A George Washington player — Norman Neverson, the first black player at that school — taught Medinger an important lesson when he was covering a punt. Namely, it’s a good idea to keep your head up.
“I never saw him coming, and he hit me with a forearm and lifted me right off the ground,” Medinger said. “I saw stars for 10 minutes.”
In a 1966 game against Davidson, in front of a big crowd in Greenville, he scored his only college TD.
“About a 20-yard pass,” Medinger said modestly. “No fancy moves. I caught it in the end zone.”
He didn’t play in what would’ve been his senior year. He left school and got married to his high school sweetheart, Candy Cope, on Oct. 22, 1967. Eventually, he returned to ECU and finished work on his business administration degree, graduating in the spring of 1969.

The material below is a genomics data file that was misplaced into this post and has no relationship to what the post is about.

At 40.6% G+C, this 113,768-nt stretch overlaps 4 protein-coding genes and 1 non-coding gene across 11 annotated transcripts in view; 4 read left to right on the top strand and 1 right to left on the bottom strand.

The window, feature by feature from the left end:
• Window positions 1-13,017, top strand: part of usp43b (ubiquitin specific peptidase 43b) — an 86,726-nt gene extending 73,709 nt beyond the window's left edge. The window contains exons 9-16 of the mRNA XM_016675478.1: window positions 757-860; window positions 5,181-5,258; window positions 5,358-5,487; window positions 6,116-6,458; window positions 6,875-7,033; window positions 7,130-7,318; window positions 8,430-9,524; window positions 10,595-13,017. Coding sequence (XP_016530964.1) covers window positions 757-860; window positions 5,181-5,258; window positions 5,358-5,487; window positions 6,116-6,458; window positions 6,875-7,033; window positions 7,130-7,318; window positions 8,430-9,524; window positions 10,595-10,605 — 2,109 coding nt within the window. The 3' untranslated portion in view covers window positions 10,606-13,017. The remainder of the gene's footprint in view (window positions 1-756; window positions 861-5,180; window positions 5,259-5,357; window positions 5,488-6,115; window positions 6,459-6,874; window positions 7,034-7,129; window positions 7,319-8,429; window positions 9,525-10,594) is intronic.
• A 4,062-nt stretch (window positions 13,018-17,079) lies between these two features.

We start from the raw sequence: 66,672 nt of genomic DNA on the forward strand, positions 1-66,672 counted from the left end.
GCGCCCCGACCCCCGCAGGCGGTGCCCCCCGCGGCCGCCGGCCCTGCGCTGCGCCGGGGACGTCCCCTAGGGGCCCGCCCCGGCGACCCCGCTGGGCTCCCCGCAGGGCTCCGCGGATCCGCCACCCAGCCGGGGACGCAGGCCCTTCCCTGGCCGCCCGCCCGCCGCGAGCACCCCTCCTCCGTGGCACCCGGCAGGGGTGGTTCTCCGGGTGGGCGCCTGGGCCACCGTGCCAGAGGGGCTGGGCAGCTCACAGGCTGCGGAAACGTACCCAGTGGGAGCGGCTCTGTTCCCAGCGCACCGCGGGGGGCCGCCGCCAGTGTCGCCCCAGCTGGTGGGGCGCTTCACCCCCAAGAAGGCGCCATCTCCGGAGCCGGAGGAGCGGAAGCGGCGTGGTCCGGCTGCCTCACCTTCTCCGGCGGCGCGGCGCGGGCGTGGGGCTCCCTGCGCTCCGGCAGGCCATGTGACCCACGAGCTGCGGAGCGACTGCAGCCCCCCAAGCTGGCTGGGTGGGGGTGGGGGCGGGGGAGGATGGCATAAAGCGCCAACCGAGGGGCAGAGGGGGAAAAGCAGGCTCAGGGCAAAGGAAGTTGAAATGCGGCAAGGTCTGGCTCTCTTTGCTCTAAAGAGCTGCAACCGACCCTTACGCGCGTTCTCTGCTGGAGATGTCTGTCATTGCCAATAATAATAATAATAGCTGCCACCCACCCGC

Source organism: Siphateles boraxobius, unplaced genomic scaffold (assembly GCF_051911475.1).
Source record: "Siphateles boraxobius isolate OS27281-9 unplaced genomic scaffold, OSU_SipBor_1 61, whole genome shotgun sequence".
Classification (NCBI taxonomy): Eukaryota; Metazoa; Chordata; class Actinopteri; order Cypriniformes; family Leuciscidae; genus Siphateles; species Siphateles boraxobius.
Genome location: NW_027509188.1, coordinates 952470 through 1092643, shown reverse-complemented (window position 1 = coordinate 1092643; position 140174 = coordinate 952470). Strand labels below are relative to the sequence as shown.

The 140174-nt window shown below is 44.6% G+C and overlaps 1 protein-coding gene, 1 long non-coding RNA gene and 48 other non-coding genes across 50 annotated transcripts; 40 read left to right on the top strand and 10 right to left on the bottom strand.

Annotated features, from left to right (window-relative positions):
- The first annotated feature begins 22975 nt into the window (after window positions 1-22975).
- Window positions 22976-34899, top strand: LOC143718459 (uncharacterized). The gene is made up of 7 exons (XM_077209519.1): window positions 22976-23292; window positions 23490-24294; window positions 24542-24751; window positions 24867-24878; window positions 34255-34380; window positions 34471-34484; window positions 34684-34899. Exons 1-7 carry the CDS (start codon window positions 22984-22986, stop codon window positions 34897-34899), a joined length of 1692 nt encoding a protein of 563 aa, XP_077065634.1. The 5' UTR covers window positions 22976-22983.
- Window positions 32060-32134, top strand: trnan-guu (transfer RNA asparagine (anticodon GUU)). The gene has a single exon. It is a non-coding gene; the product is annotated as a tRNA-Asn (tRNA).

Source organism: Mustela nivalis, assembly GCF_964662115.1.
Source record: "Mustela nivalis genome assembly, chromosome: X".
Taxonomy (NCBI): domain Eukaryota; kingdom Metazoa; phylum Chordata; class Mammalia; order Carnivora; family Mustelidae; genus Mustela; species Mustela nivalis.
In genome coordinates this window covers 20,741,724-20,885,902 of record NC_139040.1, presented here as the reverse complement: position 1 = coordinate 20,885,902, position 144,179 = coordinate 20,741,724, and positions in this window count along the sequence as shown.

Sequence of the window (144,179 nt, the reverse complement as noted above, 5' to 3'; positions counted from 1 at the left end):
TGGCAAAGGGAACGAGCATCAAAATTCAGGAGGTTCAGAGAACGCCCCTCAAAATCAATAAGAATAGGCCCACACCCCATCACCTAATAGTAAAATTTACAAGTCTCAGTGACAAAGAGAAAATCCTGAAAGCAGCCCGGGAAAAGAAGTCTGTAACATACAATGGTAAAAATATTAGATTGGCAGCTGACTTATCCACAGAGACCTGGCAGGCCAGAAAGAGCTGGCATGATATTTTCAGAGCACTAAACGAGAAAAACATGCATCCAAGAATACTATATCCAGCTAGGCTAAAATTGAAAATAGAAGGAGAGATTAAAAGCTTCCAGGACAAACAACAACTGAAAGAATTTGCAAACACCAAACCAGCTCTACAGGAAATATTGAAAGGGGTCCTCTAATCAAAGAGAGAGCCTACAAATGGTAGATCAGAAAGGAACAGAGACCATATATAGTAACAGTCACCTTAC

Three weeks after graduation, he entered the Marine Aviation Officer Candidate School in Quantico, Va.
The war in Vietnam was raging. After 16 weeks of helicopter training in Texas and an advanced course on mountain flying in Georgia, he was deemed ready to fly CH-46 helicopters in combat zones as Lt. Medinger.
“Medivacs, troop insertions, supply drops. I had about 900 combat hours in all,” Medinger said.
He was cited for meritorious actions often and was awarded the Air Medal and the Navy Achievement Medal. He survived to become a flight instructor at Pensacola, Fla., and that led to the highlight of his career.
From 1978-82, whenever presidents Jimmy Carter and Ronald Reagan or their vice presidents stepped aboard the helicopter designated HMX-1 — “Marine One” — they were transported by Colonel Vernon Grey Medinger.